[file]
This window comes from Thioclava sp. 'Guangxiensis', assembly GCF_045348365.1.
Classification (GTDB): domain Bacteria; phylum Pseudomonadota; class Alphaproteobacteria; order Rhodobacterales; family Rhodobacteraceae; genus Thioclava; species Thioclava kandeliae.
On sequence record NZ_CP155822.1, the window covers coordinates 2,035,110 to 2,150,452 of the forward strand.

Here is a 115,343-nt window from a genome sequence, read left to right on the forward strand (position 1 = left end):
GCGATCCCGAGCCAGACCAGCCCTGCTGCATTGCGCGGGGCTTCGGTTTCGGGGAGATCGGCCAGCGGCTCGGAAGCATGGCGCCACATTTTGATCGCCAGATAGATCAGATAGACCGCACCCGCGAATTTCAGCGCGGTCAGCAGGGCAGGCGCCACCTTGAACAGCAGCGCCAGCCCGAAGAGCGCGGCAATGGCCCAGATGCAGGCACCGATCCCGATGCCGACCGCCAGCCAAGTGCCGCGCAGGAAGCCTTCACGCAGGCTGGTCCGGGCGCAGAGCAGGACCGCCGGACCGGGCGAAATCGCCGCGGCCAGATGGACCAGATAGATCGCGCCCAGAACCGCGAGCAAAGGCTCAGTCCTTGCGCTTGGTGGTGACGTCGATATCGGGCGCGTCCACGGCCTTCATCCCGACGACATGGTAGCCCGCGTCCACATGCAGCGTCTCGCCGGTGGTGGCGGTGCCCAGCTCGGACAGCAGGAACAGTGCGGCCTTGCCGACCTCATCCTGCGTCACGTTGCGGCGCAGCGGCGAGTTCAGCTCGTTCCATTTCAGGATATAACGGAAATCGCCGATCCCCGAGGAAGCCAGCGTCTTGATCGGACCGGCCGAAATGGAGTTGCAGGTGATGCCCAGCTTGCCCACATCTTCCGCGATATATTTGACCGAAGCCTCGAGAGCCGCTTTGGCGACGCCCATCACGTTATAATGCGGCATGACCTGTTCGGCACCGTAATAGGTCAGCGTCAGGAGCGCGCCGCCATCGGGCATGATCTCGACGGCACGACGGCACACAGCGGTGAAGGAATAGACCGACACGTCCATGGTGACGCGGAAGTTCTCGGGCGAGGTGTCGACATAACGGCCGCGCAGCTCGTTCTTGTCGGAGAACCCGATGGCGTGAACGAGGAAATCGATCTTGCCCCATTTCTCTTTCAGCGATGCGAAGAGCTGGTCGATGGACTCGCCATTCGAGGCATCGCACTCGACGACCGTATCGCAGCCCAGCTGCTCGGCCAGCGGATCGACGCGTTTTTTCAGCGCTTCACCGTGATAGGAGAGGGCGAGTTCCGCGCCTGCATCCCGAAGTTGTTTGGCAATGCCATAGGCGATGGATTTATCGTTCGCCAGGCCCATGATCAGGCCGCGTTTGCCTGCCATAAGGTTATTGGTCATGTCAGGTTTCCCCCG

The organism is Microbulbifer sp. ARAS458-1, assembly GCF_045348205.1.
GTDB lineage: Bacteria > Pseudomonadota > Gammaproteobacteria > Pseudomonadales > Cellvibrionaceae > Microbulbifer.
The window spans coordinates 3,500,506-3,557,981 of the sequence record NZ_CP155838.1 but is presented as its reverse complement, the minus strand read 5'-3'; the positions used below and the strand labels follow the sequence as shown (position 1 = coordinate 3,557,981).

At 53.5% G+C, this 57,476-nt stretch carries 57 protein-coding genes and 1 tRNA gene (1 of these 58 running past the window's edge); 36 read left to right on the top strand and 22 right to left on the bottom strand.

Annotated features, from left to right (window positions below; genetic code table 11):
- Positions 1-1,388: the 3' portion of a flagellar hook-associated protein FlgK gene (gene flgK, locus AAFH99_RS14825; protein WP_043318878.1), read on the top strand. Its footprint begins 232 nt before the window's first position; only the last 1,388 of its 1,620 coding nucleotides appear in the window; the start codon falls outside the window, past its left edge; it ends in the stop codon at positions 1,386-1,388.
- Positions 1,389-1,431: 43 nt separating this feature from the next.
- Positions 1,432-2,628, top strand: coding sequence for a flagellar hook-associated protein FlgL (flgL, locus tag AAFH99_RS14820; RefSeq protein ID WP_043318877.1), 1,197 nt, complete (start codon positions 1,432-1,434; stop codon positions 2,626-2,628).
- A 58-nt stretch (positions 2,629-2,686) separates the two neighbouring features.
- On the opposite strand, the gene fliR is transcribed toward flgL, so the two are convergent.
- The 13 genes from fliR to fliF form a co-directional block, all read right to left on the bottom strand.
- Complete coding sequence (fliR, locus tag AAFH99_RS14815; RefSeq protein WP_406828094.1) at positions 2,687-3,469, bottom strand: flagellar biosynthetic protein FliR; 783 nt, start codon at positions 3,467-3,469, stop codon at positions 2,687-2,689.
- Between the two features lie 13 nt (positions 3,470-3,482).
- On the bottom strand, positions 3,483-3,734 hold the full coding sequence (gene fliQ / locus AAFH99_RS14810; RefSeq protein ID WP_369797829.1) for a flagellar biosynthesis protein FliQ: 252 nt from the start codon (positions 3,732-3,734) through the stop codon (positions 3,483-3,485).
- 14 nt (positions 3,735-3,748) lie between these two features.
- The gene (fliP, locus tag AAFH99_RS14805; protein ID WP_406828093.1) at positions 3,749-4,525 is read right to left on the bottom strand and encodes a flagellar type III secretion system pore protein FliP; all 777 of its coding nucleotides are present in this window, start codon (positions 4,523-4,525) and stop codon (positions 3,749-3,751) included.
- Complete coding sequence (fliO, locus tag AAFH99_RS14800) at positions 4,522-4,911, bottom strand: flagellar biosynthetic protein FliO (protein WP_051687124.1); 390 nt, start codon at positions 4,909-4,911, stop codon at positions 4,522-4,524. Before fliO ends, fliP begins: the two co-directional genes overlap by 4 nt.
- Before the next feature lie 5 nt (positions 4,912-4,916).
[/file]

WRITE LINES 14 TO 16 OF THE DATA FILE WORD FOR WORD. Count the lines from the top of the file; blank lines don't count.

- A 58-nt stretch (positions 2,629-2,686) separates the two neighbouring features.
- On the opposite strand, the gene fliR is transcribed toward flgL, so the two are convergent.
- The 13 genes from fliR to fliF form a co-directional block, all read right to left on the bottom strand.